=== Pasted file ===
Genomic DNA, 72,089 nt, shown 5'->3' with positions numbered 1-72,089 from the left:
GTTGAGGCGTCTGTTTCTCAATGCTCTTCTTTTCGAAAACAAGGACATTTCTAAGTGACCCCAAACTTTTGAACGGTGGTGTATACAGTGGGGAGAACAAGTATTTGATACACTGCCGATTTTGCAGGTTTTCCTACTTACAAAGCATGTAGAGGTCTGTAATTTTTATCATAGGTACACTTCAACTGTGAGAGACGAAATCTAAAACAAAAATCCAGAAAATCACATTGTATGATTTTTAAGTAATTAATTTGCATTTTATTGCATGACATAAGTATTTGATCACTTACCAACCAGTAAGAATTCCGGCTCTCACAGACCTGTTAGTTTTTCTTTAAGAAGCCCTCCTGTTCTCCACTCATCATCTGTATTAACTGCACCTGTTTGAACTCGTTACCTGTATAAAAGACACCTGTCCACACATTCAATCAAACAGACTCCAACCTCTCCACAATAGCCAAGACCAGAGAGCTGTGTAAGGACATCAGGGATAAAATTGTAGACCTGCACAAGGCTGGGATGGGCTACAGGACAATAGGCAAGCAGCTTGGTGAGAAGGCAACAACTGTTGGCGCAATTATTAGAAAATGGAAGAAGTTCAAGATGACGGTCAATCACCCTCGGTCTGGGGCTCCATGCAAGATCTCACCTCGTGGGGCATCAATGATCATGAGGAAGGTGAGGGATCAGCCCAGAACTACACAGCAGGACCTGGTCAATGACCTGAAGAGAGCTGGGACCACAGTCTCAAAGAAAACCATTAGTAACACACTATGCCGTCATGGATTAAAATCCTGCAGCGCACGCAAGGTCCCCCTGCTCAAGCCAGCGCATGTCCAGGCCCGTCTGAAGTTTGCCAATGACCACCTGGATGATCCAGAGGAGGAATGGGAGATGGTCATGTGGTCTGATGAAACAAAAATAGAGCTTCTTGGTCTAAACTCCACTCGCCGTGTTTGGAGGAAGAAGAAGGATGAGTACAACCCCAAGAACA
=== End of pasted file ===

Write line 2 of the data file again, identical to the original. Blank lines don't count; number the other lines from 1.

GTTGAGGCGTCTGTTTCTCAATGCTCTTCTTTTCGAAAACAAGGACATTTCTAAGTGACCCCAAACTTTTGAACGGTGGTGTATACAGTGGGGAGAACAAGTATTTGATACACTGCCGATTTTGCAGGTTTTCCTACTTACAAAGCATGTAGAGGTCTGTAATTTTTATCATAGGTACACTTCAACTGTGAGAGACGAAATCTAAAACAAAAATCCAGAAAATCACATTGTATGATTTTTAAGTAATTAATTTGCATTTTATTGCATGACATAAGTATTTGATCACTTACCAACCAGTAAGAATTCCGGCTCTCACAGACCTGTTAGTTTTTCTTTAAGAAGCCCTCCTGTTCTCCACTCATCATCTGTATTAACTGCACCTGTTTGAACTCGTTACCTGTATAAAAGACACCTGTCCACACATTCAATCAAACAGACTCCAACCTCTCCACAATAGCCAAGACCAGAGAGCTGTGTAAGGACATCAGGGATAAAATTGTAGACCTGCACAAGGCTGGGATGGGCTACAGGACAATAGGCAAGCAGCTTGGTGAGAAGGCAACAACTGTTGGCGCAATTATTAGAAAATGGAAGAAGTTCAAGATGACGGTCAATCACCCTCGGTCTGGGGCTCCATGCAAGATCTCACCTCGTGGGGCATCAATGATCATGAGGAAGGTGAGGGATCAGCCCAGAACTACACAGCAGGACCTGGTCAATGACCTGAAGAGAGCTGGGACCACAGTCTCAAAGAAAACCATTAGTAACACACTATGCCGTCATGGATTAAAATCCTGCAGCGCACGCAAGGTCCCCCTGCTCAAGCCAGCGCATGTCCAGGCCCGTCTGAAGTTTGCCAATGACCACCTGGATGATCCAGAGGAGGAATGGGAGATGGTCATGTGGTCTGATGAAACAAAAATAGAGCTTCTTGGTCTAAACTCCACTCGCCGTGTTTGGAGGAAGAAGAAGGATGAGTACAACCCCAAGAACA